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Headache is our most common form of pain and a major reason cited for days missed at work or school as well as visits to the doctor. The International Classification of Headache Disorders, published by the International Headache Society, is used to classify more than 150 types of primary and secondary headache disorders. Primary headaches occur independently and are not caused by another medical condition. Migraine, cluster, and tension-type headache are the more familiar types of primary headache.
Secondary headaches are symptoms of another health disorder that causes pain-sensitive nerve endings to be pressed on or pulled or pushed out of place. They may result from underlying conditions including fever, infection, medication overuse, stress or emotional conflict, high blood pressure, psychiatric disorders, head injury or trauma, stroke, tumors, and nerve disorders (particularly trigeminal neuralgia, a chronic pain condition that typically affects a major nerve on one side of the jaw or cheek).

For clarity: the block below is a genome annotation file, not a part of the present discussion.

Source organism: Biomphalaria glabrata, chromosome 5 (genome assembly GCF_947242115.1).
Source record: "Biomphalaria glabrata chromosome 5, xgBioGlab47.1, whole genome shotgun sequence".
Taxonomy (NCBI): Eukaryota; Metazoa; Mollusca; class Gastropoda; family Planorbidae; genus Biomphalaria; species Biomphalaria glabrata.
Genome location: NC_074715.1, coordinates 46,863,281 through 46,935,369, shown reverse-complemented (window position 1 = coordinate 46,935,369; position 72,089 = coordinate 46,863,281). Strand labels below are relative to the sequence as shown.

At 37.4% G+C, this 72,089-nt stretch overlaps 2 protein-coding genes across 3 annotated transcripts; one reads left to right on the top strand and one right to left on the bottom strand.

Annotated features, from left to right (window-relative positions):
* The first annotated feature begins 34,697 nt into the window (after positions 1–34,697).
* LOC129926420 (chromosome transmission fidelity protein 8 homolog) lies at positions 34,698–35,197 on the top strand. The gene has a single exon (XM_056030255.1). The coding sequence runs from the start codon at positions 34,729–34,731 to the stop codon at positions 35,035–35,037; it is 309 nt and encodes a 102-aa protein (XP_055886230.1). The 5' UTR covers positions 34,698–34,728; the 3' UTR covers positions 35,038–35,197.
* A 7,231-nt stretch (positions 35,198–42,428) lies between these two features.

Headaches can range in frequency and severity of pain. Some individuals may experience headaches once or twice a year, while others may experience headaches more than 15 days a month. Pain can range from mild to disabling and may be accompanied by symptoms such as nausea or increased sensitivity to noise or light, depending on the type of headache.